Prior to deployment of bio-traps Bio-Sep beads will be amended with isotopically labeled hydrocarbons as follows. The beads will be heated at 300 °C for 4 hours to render the material free of organic residues and fossil biomarkers. After cooling beads will be transferred to a vacuum desiccator containing a mixture of 13C-hydrocarbon (20%) and 12C-hydrocarbon (80%). Pressure in the desiccator will be reduced until the hydrocarbon begins to boil. The desiccator will then be sealed and maintained in this condition for at least 48 hrs to allow the hydrocarbons to become fixed to the beads. A mixture of 13C- and 12C-labeled hydrocarbon will be used to reduce costs. This mixture provides enough hydrocarbon in the beads to promote significant biofilm formation while providing enough 13C to be easily detected in biomass lipids. The desiccator will be pre-fired at 300 oC prior to use and washed with methanol. Loaded beads will be rehydrated by incremental addition of nanopure water at 60 oC in a clean and pre-fired vessel until rehydrated and then transferred to the bio-traps.
Bio-traps will be composed of about 100 Bio-Sep beads in 11.4-cm PFA tubing (12.7 mm OD, 9.5 mm ID). The tubing will be perforated with six rows of 2.3-mm holes spaced 0.6 cm apart to provide contact between the beads and the groundwater. Beads will held in place in the tubing with glass wool and nylon plugs. Prior to use all bio-trap materials which cannot be fired will be washed with methanol. Assembly of the bio-traps will take place on a surface of aluminum foil which has been fired at 300 oC. All parts will be handled with sterile gloves and assembled bio-traps will be stored in sterile Whirl-pak bags at 4 oC until deployed. Bio-traps will be transported to the field site in a cooler on Blue Ice as a further precaution against contamination.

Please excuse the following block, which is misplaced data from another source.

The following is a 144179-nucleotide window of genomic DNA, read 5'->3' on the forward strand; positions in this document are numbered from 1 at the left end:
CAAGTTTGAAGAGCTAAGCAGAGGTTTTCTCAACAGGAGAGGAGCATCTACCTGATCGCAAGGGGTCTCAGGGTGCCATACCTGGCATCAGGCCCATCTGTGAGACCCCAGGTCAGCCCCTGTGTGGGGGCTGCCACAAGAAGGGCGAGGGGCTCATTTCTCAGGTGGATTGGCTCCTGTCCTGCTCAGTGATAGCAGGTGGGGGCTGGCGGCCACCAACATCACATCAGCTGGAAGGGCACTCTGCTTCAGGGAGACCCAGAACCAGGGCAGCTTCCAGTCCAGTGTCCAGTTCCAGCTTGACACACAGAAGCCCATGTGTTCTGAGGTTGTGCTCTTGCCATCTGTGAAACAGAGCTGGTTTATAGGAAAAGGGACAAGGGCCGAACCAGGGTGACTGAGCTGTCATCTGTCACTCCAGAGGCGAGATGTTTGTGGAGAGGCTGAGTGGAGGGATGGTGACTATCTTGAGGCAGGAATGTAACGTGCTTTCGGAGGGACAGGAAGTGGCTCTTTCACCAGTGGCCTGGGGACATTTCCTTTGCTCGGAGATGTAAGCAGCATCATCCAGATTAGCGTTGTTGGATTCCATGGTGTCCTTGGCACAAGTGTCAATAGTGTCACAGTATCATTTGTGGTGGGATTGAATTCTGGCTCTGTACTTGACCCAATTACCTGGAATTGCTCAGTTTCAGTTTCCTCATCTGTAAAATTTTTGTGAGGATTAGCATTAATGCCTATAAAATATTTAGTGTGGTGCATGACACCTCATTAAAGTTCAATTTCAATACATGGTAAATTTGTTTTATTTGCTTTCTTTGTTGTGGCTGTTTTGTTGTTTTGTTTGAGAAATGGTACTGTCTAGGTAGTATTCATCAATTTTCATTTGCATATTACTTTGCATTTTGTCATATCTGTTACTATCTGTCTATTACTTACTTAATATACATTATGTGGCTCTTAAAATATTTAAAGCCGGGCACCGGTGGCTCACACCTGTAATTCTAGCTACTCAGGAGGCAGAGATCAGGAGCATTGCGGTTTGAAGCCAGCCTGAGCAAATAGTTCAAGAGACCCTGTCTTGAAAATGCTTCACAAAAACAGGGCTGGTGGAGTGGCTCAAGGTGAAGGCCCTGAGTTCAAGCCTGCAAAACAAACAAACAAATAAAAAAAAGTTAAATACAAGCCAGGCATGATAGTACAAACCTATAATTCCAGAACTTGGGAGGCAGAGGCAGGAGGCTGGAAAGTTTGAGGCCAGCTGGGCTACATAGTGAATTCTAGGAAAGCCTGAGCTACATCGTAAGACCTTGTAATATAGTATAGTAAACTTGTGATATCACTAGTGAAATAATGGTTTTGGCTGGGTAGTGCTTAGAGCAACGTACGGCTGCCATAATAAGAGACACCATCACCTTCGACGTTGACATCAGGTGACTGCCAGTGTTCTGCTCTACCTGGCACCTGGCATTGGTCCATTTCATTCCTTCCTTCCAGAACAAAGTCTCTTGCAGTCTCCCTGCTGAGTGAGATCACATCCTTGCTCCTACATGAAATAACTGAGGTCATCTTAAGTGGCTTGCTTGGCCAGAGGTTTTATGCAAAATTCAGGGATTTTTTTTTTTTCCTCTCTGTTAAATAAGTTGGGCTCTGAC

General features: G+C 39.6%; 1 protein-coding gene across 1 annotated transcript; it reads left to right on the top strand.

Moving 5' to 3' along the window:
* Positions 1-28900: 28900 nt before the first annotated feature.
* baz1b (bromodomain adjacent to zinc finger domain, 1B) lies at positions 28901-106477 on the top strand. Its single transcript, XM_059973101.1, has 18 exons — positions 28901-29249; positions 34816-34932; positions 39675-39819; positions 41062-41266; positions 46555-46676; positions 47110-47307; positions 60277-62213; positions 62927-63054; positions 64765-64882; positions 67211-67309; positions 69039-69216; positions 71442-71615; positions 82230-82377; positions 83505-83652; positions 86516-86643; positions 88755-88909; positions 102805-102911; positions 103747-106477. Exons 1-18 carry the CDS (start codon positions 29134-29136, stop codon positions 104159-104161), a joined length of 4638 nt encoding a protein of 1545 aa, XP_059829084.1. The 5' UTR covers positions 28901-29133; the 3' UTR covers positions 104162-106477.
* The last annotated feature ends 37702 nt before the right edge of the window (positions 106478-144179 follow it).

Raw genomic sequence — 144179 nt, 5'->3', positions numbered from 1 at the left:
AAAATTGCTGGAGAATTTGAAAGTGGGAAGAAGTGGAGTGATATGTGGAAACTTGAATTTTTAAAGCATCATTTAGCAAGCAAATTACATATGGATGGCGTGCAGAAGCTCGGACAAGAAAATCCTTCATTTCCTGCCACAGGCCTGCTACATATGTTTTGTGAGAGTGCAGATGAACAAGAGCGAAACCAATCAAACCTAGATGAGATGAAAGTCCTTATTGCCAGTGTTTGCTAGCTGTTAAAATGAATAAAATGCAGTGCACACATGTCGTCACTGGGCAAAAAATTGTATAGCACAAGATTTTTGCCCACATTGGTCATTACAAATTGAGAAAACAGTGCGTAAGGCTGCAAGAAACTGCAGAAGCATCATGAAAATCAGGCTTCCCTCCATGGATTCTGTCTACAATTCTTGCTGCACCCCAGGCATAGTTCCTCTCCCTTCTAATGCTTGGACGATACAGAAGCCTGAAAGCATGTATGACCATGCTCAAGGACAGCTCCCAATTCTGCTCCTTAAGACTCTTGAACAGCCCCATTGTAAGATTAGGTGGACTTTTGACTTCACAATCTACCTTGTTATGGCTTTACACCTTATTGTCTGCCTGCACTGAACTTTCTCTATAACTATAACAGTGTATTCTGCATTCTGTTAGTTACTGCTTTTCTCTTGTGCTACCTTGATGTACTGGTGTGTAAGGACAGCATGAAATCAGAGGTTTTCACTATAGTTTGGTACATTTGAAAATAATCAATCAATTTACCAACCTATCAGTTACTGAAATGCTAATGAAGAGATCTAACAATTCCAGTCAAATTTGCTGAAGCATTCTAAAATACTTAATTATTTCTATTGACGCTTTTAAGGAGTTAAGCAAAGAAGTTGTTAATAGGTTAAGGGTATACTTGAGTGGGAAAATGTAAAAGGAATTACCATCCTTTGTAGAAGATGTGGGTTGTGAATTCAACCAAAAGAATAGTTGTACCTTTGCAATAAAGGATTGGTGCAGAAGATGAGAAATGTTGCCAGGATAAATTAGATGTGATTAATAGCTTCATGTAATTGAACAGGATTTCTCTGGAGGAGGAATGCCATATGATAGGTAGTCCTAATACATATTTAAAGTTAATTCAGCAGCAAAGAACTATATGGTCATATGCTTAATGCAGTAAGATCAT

We hope to identify two test sites in each of the target states. At each site we will deploy bio-traps in a minimum of two wells, one in the plume and one background or unimpacted well. Existing groundwater monitoring data will be used to choose the best impacted well for deployment of bio-traps; that is, a well where intrinsic bioremediation is suggested by geochemistry. At sites where the geochemistry is inconclusive or the hydrogeology is complex, bio-traps may be installed in multiple impacted wells.
Bio-traps with 13C-enriched benzene, 13C-enriched toluene, and non-amended bio-traps will be deployed at each test site in triplicate. Bio-traps will be suspended in groundwater monitoring wells using a braided nylon line at a depth to place the bio-traps where the highest concentrations of dissolved BTEX exist. If the vertical distribution of BTEX is not known we will assume that the highest concentrations are near the water table and the bio-traps will be suspended at a depth of 1-2 ft below the water table. If the site has a history of significant variation in the depth of the water table the bio-traps will be suspended from a float to maintain a fixed distance from the water table.